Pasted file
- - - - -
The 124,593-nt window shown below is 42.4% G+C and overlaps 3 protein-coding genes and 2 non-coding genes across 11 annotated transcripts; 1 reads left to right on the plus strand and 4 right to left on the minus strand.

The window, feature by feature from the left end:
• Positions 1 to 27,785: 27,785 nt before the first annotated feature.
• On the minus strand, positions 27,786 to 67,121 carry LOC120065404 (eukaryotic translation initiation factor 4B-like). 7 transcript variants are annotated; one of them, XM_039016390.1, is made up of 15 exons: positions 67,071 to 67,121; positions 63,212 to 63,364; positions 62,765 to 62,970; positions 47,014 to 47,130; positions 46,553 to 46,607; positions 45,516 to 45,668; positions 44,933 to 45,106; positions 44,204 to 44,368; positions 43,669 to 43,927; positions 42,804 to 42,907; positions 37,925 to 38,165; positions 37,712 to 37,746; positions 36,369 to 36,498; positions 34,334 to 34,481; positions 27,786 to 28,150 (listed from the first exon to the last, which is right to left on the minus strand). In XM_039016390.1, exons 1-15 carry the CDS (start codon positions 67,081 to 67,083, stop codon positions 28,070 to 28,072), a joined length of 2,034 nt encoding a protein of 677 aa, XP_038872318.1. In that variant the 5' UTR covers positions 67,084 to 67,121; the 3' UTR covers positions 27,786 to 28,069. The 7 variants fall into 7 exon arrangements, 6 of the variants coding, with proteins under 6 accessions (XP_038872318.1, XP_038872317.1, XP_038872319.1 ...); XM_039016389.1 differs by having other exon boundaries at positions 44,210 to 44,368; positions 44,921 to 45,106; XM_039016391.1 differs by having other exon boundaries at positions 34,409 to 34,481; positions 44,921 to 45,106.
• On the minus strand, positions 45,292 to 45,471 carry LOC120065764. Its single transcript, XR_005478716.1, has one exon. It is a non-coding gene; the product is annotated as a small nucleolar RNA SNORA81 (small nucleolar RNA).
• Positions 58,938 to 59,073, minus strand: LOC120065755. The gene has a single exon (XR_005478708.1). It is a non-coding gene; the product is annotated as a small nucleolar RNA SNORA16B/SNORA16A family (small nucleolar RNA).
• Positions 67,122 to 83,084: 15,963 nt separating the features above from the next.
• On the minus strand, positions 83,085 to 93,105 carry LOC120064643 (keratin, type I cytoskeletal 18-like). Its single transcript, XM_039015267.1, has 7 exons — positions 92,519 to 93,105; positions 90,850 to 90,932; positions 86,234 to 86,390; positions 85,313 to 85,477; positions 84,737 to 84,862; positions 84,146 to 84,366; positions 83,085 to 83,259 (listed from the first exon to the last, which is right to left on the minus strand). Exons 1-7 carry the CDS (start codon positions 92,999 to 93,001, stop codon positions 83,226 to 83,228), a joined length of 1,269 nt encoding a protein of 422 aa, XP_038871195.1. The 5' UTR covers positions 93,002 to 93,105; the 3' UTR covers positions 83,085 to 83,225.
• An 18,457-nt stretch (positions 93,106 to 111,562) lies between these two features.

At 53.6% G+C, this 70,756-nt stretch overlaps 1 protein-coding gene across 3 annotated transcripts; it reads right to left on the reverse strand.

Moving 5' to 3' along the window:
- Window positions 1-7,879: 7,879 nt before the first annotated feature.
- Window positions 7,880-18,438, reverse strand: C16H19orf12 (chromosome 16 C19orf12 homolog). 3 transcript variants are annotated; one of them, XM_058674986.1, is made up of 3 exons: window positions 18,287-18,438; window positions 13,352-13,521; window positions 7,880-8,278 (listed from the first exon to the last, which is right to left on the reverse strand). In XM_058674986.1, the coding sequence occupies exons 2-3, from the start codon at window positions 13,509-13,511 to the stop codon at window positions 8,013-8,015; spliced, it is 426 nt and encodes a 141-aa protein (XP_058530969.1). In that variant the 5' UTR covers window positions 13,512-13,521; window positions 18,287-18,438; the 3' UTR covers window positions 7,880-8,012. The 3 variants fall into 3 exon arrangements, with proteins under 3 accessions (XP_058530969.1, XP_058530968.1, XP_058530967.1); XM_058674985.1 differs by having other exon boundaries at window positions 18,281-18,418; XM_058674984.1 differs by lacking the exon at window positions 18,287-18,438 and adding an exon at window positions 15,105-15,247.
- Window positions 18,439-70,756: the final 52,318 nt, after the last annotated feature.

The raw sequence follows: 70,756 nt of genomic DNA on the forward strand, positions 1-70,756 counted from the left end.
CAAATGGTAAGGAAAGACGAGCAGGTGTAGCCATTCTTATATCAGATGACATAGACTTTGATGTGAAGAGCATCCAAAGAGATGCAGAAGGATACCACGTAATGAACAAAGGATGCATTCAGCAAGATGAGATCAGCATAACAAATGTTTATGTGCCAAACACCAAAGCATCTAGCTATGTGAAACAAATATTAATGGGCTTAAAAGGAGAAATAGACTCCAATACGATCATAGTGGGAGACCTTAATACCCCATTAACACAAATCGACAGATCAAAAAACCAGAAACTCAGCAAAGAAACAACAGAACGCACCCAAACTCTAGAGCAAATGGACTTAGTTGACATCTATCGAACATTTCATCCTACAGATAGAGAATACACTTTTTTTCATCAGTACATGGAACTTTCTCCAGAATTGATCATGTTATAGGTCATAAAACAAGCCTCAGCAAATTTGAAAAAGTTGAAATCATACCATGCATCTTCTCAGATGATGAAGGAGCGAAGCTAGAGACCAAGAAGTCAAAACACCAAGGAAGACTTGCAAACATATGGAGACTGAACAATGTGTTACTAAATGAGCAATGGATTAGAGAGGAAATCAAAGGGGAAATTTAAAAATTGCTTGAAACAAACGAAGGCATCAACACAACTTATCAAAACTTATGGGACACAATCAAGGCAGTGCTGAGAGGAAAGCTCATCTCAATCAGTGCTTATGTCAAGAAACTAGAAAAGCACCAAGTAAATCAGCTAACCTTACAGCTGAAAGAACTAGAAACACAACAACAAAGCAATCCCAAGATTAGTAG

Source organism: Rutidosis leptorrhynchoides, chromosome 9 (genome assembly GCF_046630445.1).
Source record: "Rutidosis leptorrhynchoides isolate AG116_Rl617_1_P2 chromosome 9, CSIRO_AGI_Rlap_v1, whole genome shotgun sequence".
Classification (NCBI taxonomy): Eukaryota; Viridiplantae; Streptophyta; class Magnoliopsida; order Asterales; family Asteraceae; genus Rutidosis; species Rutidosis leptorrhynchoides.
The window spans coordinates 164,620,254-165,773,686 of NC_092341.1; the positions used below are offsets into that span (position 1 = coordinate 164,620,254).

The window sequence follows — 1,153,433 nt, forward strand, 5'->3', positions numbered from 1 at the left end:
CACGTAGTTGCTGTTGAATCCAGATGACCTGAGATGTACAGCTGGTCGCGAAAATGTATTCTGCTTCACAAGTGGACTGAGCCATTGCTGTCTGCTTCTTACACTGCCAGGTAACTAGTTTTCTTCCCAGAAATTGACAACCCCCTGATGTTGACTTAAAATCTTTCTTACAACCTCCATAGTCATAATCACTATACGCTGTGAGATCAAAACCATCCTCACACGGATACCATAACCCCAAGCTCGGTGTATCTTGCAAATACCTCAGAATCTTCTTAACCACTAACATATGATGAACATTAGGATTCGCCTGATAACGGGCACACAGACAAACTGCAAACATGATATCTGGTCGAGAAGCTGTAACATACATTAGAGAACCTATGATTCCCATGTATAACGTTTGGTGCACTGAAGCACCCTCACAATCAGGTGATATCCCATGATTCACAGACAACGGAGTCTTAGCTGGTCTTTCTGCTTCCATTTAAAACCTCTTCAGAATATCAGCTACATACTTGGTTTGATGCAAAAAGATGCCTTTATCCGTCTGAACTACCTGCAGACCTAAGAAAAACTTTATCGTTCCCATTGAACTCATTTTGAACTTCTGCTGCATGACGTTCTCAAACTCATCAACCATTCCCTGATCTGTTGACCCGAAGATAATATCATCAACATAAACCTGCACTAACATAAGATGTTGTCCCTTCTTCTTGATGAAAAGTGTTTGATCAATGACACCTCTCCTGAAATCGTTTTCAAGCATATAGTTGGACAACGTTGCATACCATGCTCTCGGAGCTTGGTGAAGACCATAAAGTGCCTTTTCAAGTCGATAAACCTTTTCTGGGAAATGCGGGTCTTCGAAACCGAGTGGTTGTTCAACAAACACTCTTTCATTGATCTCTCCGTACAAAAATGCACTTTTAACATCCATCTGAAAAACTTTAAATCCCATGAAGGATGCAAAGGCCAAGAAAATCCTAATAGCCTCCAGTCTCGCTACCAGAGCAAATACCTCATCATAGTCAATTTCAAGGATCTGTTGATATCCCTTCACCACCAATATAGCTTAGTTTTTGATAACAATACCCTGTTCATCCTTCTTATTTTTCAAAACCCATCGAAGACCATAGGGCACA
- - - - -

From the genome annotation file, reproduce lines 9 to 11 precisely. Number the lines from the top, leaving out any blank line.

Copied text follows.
• An 18,457-nt stretch (positions 93,106 to 111,562) lies between these two features.

At 53.6% G+C, this 70,756-nt stretch overlaps 1 protein-coding gene across 3 annotated transcripts; it reads right to left on the reverse strand.

Moving 5' to 3' along the window: